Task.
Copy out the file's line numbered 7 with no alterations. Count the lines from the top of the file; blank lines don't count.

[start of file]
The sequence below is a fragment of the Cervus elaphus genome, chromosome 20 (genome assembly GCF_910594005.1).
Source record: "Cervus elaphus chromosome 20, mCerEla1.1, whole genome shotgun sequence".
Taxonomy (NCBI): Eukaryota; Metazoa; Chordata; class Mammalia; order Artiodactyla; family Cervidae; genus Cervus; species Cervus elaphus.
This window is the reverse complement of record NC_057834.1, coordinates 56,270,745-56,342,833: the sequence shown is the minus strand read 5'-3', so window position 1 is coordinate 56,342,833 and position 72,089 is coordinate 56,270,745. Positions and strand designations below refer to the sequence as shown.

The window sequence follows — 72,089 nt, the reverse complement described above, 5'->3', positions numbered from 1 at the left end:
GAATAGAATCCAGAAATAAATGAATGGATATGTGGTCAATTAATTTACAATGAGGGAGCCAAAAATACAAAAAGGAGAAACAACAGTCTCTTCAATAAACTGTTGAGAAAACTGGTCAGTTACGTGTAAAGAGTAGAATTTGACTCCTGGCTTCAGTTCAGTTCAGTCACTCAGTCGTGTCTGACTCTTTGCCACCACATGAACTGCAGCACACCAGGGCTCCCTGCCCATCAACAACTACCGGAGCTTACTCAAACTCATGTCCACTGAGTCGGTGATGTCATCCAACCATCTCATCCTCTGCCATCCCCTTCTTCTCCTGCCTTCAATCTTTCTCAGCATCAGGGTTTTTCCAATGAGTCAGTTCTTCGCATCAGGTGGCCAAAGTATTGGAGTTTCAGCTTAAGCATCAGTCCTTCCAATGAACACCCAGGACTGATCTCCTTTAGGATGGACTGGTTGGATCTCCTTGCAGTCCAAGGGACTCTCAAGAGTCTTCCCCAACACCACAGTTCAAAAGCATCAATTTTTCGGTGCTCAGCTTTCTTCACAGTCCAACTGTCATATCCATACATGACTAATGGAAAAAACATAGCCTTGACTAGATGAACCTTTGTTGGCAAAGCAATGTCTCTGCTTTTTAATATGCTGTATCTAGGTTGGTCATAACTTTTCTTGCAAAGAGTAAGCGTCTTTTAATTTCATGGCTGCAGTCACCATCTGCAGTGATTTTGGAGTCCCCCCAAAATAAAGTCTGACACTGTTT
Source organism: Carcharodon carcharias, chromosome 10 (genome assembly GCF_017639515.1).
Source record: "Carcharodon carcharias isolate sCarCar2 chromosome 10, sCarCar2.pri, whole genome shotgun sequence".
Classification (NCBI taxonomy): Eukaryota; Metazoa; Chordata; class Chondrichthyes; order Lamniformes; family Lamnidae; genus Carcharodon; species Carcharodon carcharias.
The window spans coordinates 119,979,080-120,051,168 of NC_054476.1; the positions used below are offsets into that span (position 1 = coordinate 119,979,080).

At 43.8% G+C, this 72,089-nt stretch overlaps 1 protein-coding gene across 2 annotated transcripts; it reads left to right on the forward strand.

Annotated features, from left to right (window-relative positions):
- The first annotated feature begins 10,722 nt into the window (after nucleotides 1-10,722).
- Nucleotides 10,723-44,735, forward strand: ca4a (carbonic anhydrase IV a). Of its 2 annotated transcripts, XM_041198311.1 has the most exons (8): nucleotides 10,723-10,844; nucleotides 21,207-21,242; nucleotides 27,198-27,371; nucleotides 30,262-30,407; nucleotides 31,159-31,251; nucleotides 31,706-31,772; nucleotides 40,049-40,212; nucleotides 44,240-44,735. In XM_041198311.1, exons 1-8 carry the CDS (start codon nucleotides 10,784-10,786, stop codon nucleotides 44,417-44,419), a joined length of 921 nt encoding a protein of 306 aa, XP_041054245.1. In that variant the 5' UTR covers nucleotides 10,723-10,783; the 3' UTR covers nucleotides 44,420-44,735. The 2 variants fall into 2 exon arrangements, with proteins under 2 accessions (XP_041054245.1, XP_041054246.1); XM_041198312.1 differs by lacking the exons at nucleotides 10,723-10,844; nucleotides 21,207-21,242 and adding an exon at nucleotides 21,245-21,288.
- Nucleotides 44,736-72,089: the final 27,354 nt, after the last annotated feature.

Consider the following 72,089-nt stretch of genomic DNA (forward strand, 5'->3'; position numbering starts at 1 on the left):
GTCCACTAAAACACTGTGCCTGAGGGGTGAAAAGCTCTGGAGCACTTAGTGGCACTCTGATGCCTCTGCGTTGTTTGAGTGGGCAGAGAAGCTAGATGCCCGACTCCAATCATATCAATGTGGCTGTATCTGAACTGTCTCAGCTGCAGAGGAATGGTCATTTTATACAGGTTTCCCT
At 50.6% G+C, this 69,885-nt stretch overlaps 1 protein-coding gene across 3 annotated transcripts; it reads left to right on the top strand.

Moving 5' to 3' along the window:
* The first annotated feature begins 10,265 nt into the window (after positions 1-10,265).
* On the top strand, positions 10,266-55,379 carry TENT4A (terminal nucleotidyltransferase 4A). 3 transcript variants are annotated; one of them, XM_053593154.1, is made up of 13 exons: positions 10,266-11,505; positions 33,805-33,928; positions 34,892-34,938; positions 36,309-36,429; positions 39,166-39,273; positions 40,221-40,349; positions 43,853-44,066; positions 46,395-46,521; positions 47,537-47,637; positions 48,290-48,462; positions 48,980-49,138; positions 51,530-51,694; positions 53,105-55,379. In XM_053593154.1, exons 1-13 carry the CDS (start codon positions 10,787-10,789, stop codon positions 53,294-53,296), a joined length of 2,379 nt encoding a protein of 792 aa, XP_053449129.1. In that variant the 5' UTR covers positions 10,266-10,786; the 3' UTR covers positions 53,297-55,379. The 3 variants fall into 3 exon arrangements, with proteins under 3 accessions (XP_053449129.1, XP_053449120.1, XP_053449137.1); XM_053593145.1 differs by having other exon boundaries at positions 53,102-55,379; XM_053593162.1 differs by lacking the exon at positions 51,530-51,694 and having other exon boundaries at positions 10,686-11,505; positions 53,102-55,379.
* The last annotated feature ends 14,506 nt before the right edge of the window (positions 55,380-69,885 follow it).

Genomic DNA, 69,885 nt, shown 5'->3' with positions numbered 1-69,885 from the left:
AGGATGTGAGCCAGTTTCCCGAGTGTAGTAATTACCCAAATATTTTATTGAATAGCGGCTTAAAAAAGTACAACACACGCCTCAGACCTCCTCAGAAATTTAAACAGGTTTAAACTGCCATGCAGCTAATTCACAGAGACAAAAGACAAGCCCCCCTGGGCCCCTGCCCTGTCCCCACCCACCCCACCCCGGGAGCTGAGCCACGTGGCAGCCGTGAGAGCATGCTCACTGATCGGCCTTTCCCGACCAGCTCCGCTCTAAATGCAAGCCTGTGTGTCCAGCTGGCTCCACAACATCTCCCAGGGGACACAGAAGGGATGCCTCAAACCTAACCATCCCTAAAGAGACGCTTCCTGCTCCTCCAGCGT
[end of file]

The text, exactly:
Source organism: Carcharodon carcharias, chromosome 10 (genome assembly GCF_017639515.1).